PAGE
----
emergency room

Photo by Kenn W. Kiser

One of the most frightening calls I received when Dad was in memory care was that he had been taken to the emergency room. Unfortunately, I received several similar calls over the course of the year Dad was in residential care.

The emergency room visits were usually prompted by falls. Even if Dad seemed OK, regulations required the memory care staff to send Dad to the hospital to be checked out. The worst part was that no staff member accompanied Dad. I can’t imagine the confusion Dad must have experienced, on top of his dementia, with the chaos that accompanies an emergency room visit.

Even for a person without dementia, the emergency room is a daunting experience. I’ve only been to the ER  once as a patient, in high school, and it was an exhausting, fruitless experience. I’ve been to the ER several times with others having medical issues, and it is always a nightmarish experience. Why do medical emergencies seem to always happen in the middle of the night? Really though, it doesn’t matter if it is high noon, emergency rooms and hospitals in general seem to be caught in a time warp where it always feels like it’s 3 a.m.

There is so much hurry up and wait. People rushing in and out. Poking, prodding, medications being shoved in your face, or pumped into a vein. So many questions that have to be answered rapidly, and repeatedly. It’s enough to rattle a mentally sound person.

That’s why I am optimistic that some hospitals are reinventing the ER experience for those with dementia. Lutheran Medical Center in Denver was recently profiled for its Senior ER program. They’ve taken half of their emergency room space and retrofitted it to make it a more soothing, less chaotic experience. Everything from mattress thickness to lighting and noise level has been moderated to prevent the onset of delirium, which can hasten death.

The Senior ER has been such a success that people of all ages are asking to be admitted to that wing.

 

 

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Caregiving model could be good for all

Innovative social integration programs that pair retirement home residents with university students are growing in popularity. Students get free or reduced rate housing and meals, and seniors enjoy the health benefits of socializing with younger generations. They also share life stories and experiences, an invaluable perk of the program.

A program sponsored by USC’s gerontology school and a Los Angeles retirement home was spotlighted in a recent STAT article. The program has been around for 30 years, so there has been plenty of time to collect data on how the program has benefited elder residents and medical school students.

There’s a practical reason for the program from the school’s point of view: it’s difficult to attract candidates to the geriatrics specialty. Lower pay and the lack of “sexy” factor are a couple of reasons why it’s a challenge to recruit young doctors to the field of gerontology.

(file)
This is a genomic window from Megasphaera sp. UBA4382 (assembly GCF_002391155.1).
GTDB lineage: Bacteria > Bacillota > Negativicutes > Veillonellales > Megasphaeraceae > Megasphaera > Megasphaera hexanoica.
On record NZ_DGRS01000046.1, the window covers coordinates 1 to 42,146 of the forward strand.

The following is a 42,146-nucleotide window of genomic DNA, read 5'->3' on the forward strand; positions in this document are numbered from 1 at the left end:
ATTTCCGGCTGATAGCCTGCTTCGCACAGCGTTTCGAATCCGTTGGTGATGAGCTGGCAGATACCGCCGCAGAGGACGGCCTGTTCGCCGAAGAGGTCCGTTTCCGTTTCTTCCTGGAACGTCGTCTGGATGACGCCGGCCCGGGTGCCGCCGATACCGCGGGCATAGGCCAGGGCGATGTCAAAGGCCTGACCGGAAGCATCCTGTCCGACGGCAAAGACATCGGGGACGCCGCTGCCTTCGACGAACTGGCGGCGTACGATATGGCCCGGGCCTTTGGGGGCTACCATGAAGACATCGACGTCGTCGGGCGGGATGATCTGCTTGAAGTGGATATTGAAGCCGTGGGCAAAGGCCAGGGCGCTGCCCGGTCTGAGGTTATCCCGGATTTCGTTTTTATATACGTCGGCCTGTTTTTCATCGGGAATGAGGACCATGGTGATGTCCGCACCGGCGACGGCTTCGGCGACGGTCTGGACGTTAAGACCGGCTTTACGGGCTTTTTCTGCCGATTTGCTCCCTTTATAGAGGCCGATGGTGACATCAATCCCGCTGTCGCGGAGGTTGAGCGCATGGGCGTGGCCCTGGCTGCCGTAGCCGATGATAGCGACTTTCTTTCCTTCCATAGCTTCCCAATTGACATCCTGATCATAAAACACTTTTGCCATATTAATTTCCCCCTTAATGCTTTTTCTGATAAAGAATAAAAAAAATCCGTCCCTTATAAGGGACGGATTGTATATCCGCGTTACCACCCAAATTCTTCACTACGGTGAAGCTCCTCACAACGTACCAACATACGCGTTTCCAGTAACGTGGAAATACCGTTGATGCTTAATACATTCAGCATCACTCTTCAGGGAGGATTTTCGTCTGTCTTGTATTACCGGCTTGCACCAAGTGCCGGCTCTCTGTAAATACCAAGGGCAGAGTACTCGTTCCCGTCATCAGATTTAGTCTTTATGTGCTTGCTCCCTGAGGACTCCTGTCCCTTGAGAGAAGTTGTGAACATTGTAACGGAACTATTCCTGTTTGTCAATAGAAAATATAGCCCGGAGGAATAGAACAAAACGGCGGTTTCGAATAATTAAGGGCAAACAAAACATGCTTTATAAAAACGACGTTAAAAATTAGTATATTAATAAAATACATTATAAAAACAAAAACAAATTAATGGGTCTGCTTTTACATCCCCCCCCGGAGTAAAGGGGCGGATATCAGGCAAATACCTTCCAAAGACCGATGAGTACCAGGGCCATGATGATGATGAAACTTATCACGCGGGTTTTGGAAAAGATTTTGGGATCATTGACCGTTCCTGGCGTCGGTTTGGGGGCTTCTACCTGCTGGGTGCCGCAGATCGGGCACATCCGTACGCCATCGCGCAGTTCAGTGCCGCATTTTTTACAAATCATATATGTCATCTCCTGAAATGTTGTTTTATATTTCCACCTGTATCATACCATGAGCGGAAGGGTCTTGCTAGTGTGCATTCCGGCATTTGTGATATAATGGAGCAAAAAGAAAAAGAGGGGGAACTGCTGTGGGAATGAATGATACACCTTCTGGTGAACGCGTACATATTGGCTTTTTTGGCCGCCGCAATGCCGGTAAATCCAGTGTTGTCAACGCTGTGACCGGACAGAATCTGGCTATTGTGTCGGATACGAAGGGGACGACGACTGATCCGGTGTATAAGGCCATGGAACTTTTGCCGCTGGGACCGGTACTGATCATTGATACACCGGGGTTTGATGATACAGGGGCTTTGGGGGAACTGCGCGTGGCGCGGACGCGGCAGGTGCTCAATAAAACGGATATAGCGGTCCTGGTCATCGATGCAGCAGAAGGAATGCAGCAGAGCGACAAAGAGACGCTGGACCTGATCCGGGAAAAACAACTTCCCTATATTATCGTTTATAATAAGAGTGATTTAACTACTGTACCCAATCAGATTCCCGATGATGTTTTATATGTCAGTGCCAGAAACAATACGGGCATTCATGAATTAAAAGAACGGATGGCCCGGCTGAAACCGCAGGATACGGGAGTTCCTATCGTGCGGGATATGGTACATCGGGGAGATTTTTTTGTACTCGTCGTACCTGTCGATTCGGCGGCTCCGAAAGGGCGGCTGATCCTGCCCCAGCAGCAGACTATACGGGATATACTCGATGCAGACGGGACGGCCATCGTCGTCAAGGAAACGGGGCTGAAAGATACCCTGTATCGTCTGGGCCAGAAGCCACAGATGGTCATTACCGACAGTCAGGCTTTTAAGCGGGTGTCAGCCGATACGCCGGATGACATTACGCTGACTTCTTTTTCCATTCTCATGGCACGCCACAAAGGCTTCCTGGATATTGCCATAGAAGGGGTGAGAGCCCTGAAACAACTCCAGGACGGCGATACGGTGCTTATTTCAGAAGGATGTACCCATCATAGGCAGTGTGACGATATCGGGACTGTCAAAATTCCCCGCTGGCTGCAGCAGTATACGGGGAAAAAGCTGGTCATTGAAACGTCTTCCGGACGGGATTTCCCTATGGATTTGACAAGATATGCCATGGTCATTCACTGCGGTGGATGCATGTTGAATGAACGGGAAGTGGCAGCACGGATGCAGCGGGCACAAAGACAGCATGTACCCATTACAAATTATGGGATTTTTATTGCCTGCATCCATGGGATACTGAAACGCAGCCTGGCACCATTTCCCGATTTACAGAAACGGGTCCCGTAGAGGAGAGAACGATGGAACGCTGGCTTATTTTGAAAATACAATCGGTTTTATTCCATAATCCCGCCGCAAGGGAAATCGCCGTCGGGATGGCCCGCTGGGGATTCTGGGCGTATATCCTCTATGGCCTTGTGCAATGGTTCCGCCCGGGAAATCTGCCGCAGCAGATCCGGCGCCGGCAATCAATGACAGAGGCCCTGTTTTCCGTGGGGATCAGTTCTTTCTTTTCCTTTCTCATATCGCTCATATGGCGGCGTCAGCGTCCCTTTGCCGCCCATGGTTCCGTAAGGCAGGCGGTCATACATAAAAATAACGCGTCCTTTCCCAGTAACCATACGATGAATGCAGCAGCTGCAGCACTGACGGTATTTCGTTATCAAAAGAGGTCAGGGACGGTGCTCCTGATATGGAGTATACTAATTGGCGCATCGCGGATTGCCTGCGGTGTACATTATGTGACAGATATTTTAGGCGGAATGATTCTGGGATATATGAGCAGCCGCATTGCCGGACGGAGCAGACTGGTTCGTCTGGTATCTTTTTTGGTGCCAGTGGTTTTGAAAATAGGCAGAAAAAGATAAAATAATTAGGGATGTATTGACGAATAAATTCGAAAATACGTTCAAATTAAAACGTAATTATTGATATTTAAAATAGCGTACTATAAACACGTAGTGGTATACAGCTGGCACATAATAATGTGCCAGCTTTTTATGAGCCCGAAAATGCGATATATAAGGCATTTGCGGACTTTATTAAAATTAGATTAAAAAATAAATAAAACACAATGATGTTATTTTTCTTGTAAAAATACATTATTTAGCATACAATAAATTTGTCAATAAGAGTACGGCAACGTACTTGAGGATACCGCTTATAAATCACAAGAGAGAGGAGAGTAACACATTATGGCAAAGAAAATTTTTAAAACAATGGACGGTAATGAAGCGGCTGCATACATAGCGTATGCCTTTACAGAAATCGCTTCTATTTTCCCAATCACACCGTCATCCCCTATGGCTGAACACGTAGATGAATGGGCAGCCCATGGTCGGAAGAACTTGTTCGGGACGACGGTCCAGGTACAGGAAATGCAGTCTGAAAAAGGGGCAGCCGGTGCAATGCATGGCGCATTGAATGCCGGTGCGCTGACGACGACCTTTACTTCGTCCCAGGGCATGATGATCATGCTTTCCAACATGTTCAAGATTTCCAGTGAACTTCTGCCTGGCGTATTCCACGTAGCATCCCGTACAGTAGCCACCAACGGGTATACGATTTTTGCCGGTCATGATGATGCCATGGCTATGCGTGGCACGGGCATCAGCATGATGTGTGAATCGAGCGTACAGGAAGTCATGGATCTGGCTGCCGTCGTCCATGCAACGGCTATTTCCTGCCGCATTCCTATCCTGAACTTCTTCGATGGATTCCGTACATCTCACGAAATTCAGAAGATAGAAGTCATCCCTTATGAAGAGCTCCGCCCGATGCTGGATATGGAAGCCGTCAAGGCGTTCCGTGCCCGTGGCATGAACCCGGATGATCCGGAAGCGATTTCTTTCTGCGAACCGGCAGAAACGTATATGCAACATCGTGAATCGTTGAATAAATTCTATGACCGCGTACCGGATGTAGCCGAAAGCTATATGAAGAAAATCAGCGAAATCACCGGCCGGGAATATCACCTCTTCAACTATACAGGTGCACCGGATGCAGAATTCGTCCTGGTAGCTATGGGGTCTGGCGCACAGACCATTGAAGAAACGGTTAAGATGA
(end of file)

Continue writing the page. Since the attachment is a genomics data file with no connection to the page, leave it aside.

The program sounds like a success, and the colorful anecdotes from residents and students make it a delightful read. One remark in particular caught my eye. A student who had been through the program said one of the benefits was that senior residents would share more things about their health than in a 20-minute doctor’s appointment. “It’s kind of like being an undercover police officer,” the medical student said.

Another medical student said of the USC program that you don’t really think about the challenges older people deal with until you experience it with them in daily life.

In a social and political environment that is so polarizing, we could all benefit from programs that push us out of our comfort zones and encourage us to have a conversation with those from different generations, races, cultures, etc. So many of us are living inside bubbles, but we have much to learn from each other, even if we cannot relate to or agree on every issue. (The new Heineken ad, “Worlds Apart,” also captures this sentiment, even if it is a bit of a contrived experiment.)

I hope these programs continue to grow in popularity. Sounds like a win-win for society.

 

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Beware of scams targeting older people’s homes

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Photo: Aaron Murphy/Freeimages

I’ve read multiple articles recently about scams targeting older people, especially those who are in poor health and who are struggling financially. Criminals are getting savvy, implementing complex schemes to steal one of the most precious possessions: one’ s home.

Aging in place is a popular concept nowadays, but there are many older people struggling to stay in their homes. The housing market crash and economic instability has left older generations struggling to hang on to the place they’ve called home for most of their lives. This makes them vulnerable to scam artists, who set up phony agencies and organizations that pretend to help people keep their homes. As one aging immigrant learned, he had actually signed his home away to strangers.

Those in the early stages of dementia are no doubt prime targets for such scams. That’s why it’s so important to stay involved with your aging relatives’ lives, even if you don’t live near them. Call them regularly, or write letters, but keep an open line of communication. If something seems amiss, it probably is, and should be investigated.

Mom managed the family finances, which was a relief as Dad developed dementia, because we didn’t have to worry about taking away the checkbook from him.  After Dad died and as she was recovering from cancer, I was concerned about Mom getting sucked into some kind of scam, because she loved to talk to people and was generally a trusting person. By that point, I was helping Mom pay bills and routinely monitored for any anomalies. Thankfully, there were none.

I can’t imagine how terrible it must feel to be in your 70s or 80s, in poor health, and receive an eviction notice for a home you owned for decades. The old adage, “if it sounds too good to be true, it probably is,” applies now more than ever. Preventing such predatory transactions is key, because it can be difficult to fight in court once the paperwork is signed. Stay vigilant in protecting your aging loved one’s assets.